Following from this is the larger socio-cultural concern: if we advocate euthanasia as a necessary choice, would it affect the way end-of-life care or care for the terminally ill is funded, researched and advocated?
Euthanasia is also justified, in many quarters, by pointing to the costs, economic, emotional and social, of sustaining a life irreversibly ‘damaged’. Such an evaluation places an enormous burden on the sentient terminally ill, disabled, irreparably injured or those of advanced age, to choose euthanasia because this choice is expected of them as responsible citizens (Cohn and Lynn) and members of a society.
Thus, a person in any of these states of being will be under emotional and social pressure to seek a termination of her/his life, simply because this becomes, like etiquette, a moral obligation to society. Whether this could be deemed active or passive euthanasia then remains to be seen.
The debate also invites us to ponder the question whether human life – biological life – has any intrinsic worth. Does biological life, restrained for various reasons, from contributing economically, emotionally, physically and intellectually to the social order of humanity, cease to have worth? That is, would a person’s worth be measured in these terms alone, and not simply for being a biological being?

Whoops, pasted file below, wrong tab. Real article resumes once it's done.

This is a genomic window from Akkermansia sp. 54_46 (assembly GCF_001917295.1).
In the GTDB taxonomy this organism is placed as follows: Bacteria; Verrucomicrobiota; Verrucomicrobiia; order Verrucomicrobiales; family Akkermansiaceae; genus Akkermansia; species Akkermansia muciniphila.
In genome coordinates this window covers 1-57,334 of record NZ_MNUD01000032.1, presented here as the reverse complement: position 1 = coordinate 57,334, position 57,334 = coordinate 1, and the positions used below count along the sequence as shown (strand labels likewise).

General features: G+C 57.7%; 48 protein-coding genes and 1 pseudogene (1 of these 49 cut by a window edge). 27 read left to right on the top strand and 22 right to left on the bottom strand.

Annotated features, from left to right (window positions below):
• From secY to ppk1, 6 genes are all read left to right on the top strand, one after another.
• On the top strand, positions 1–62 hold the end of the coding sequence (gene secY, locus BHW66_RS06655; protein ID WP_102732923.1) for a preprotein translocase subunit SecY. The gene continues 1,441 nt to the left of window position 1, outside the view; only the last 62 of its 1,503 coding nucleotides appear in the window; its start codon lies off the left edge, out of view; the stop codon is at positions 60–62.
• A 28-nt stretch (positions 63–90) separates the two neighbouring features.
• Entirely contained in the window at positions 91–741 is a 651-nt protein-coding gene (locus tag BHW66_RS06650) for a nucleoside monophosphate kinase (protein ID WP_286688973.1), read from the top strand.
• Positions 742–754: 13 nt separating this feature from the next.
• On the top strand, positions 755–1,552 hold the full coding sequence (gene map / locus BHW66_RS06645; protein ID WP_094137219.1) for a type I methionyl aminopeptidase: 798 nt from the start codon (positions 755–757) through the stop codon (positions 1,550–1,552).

The debate calls for attention to how any culture or society values ‘life itself’. Would a life unable to, for various reasons, contribute, be then open to destruction? If we assume that all human life is intrinsically valuable simply by virtue of being a biological life, then the question of its contribution means that we have an instrumental view of the human: s/he has worth only when her body and mind contribute whatever the social order deems valuable.
Would this then mean that certain types of contributions made – say emotional or forms of labour – by ‘different’, non-normative, disabled, variously challenged, bodies would be rejected as valueless? Historically speaking, this has resulted in large-scale marginalisation of the labour, and by extension labouring bodies, of certain segments of society, engendering race, ethnicity and caste-based discrimination.
Individual autonomy and agency, valued highly today, is at the core of the euthanasia debate (although the very meaning of terms like human autonomy, choice and control have seen massive, if inconclusive, debates). Like the Lavates from Mumbai who have sought euthanasia for themselves, individuals seek to assert their choices even (or is it ‘especially’?) over the matter of their death.
It is when they come to believe that their productive life is over – they have led ‘complete lives’ (and ‘completed life’ is the government of Netherlands’ key term in its euthanasia policy) and they are deteriorating, that people like the Lavates – who have stated that they do not wish to experience the suffering of advanced age – seek euthanasia.